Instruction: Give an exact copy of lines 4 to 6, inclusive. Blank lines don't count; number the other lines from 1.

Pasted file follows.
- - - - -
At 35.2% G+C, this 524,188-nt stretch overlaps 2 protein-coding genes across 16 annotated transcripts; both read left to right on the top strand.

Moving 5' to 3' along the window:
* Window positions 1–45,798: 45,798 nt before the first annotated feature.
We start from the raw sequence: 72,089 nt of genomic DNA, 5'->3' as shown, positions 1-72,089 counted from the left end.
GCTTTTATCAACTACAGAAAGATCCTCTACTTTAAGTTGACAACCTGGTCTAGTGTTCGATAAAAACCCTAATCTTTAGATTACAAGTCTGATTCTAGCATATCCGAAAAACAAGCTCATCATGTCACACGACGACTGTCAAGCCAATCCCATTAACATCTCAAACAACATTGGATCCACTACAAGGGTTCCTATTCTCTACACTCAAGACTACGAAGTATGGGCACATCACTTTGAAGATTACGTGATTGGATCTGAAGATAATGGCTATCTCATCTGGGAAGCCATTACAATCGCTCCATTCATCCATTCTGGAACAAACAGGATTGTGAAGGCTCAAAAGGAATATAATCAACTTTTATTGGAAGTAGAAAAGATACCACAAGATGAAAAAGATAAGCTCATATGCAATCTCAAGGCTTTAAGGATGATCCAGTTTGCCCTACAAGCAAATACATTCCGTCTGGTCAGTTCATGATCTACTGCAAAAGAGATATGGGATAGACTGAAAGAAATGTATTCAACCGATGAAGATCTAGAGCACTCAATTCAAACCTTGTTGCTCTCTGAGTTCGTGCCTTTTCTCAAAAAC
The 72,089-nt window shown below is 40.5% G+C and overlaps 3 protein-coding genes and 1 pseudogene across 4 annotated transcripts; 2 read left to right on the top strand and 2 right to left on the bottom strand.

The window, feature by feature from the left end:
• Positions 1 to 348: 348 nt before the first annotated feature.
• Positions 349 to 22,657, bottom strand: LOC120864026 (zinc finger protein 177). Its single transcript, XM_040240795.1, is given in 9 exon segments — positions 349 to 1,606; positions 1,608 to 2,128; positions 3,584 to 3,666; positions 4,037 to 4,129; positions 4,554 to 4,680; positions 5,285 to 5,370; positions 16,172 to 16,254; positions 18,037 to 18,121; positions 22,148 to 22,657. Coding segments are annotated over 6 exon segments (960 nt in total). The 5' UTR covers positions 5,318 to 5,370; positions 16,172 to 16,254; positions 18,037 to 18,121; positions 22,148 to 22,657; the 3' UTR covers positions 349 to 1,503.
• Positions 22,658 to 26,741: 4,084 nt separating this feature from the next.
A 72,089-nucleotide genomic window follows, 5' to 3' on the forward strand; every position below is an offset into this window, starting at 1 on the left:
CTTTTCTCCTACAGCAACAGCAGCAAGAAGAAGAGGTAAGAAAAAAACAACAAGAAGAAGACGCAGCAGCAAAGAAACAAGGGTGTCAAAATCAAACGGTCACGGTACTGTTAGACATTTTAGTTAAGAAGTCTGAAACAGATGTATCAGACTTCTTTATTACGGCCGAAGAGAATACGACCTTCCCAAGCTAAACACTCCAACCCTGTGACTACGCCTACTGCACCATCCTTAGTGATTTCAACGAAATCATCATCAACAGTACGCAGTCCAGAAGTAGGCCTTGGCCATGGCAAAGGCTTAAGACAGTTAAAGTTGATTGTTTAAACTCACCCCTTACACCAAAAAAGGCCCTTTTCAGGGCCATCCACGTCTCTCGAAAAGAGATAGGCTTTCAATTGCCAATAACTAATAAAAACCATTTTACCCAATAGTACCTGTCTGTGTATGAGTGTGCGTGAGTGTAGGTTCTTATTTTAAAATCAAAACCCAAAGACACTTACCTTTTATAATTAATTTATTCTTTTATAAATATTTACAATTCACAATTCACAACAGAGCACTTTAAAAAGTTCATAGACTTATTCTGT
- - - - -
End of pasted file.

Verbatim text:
We start from the raw sequence: 72,089 nt of genomic DNA, 5'->3' as shown, positions 1-72,089 counted from the left end.
GCTTTTATCAACTACAGAAAGATCCTCTACTTTAAGTTGACAACCTGGTCTAGTGTTCGATAAAAACCCTAATCTTTAGATTACAAGTCTGATTCTAGCATATCCGAAAAACAAGCTCATCATGTCACACGACGACTGTCAAGCCAATCCCATTAACATCTCAAACAACATTGGATCCACTACAAGGGTTCCTATTCTCTACACTCAAGACTACGAAGTATGGGCACATCACTTTGAAGATTACGTGATTGGATCTGAAGATAATGGCTATCTCATCTGGGAAGCCATTACAATCGCTCCATTCATCCATTCTGGAACAAACAGGATTGTGAAGGCTCAAAAGGAATATAATCAACTTTTATTGGAAGTAGAAAAGATACCACAAGATGAAAAAGATAAGCTCATATGCAATCTCAAGGCTTTAAGGATGATCCAGTTTGCCCTACAAGCAAATACATTCCGTCTGGTCAGTTCATGATCTACTGCAAAAGAGATATGGGATAGACTGAAAGAAATGTATTCAACCGATGAAGATCTAGAGCACTCAATTCAAACCTTGTTGCTCTCTGAGTTCGTGCCTTTTCTCAAAAAC
The 72,089-nt window shown below is 40.5% G+C and overlaps 3 protein-coding genes and 1 pseudogene across 4 annotated transcripts; 2 read left to right on the top strand and 2 right to left on the bottom strand.